How faithful do you like your adaptations?

  1. EJDeBrun

    EJDeBrun Well-Known Member

    Oct 11, 2016
    Book adaptations come in 2 categories:

    1) taking the premise of the book and then reworking it in the director/studio's own image. Examples: Edge of Tomorrow. Howl's Moving Castle. How to Train Your Dragon. James Bond.

    Totally fine, so long as the original creator is cool with someone else messing with their world. Interpretations are there for expanding ideas right?

    2) taking the actual heart and soul of a book and trying to translate that to a different medium. Examples: Harry Potter, LOTR (sorry my example are really generic.)

    #1 can be done really well so long as you don't get too hung up on the "faithfulness"

    #2 is where the path to BAD usually leads. Mainly because productions were basically handed a blueprint in the novel, told to do that, and then decide they MUST PUT THEIR OWN CREATIVE SPIN ON IT!

    Essentially, individual, OUTSIDE ego gets thrust into the films and ruin its adaptation.

    Now that has nothing to do with changes! You can totally make changes and still make something very true to the original work (Pride and Prejudice from 2005 comes to mind) But on the other hand, if your changes are simply for the sake of your own interpretation that has little respect or understanding of the original work then... it's going to suck. (PJ, I'm looking at you Razing of the Shire)

    See the case of The Count of Monte Cristo. It's been adapted tons of times and yet no one has quite gotten it right. For some reason everyone has decided they needed to make it a "happy ending" or that Mercedes couldn't be quite the lame that she was in the original. I'm not quite sure, but every adaption of it has ended up with strange choices that really destroy the original concept of the book. (it's about revenge and salvation, dammit. Not LOVE)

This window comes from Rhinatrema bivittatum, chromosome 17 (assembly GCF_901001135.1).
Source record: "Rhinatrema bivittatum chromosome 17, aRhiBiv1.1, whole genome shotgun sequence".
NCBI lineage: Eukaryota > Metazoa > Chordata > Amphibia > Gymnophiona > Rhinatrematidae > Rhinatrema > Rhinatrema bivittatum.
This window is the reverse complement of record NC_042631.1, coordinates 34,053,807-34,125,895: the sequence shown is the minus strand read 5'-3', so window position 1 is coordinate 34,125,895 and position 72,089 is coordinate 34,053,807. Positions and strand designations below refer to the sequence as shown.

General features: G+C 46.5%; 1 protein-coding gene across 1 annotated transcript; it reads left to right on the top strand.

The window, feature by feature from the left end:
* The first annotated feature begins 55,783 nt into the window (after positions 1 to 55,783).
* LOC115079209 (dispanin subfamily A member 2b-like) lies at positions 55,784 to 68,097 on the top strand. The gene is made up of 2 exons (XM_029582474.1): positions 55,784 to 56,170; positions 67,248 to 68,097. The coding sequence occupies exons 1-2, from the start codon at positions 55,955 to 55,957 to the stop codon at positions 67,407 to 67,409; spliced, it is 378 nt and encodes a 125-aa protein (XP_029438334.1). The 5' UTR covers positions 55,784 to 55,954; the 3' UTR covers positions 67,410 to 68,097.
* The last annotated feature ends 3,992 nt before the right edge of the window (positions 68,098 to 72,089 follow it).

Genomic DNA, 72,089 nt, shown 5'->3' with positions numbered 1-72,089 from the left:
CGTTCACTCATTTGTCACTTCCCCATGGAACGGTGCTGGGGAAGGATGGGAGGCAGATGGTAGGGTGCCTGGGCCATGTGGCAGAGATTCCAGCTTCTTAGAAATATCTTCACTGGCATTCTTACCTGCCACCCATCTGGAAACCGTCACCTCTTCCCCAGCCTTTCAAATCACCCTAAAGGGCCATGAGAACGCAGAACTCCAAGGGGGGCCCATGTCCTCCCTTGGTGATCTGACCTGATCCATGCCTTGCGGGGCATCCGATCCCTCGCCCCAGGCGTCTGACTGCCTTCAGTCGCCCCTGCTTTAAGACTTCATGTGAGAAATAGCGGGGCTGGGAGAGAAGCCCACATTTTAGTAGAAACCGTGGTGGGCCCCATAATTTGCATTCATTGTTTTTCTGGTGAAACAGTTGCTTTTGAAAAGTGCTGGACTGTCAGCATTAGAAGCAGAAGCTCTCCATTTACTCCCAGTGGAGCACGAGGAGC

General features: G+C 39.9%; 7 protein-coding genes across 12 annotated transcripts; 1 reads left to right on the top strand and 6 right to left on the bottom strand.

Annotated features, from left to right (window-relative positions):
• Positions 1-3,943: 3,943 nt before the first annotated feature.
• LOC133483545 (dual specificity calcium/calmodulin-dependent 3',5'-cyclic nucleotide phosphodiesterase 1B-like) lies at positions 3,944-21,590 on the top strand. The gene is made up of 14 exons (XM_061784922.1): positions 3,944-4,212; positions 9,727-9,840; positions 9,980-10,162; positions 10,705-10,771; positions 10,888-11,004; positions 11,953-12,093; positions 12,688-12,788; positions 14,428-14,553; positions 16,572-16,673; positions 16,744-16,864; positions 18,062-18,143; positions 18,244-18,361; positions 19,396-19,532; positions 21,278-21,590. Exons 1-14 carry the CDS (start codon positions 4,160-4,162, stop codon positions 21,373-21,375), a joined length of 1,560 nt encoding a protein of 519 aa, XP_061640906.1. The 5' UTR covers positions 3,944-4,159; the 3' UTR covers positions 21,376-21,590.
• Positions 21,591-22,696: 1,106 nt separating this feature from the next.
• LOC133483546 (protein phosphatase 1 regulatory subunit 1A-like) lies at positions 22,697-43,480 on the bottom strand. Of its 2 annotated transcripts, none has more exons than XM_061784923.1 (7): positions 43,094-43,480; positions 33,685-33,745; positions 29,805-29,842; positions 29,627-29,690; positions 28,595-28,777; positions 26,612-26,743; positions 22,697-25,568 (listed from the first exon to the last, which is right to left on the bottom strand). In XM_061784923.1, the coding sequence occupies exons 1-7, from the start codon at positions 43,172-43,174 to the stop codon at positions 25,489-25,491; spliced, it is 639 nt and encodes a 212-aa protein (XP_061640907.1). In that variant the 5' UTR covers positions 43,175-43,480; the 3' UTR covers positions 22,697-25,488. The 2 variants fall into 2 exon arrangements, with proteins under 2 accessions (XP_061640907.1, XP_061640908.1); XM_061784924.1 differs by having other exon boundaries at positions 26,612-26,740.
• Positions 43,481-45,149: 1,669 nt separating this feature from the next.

Anyways, HP is a good example of really not knowing where to take the original work, especially from book to book. I thought the loss of humor really made the film series dreary, and while I applaud their visuals, I thought the overall direction and pacing were incoherent and often times confusing. It was not the kind of film where you could watch them without knowledge of the books and enjoy them.

    And that's the ultimate goal with #2. If you're supposed to faithfully recreate the original work in a different medium, you should leave your audience with the same feelings and emotions they would have had reading the book. Not doing so means that your own comprehension of the work is lacking.

    Anyways, that's been my take on these things.

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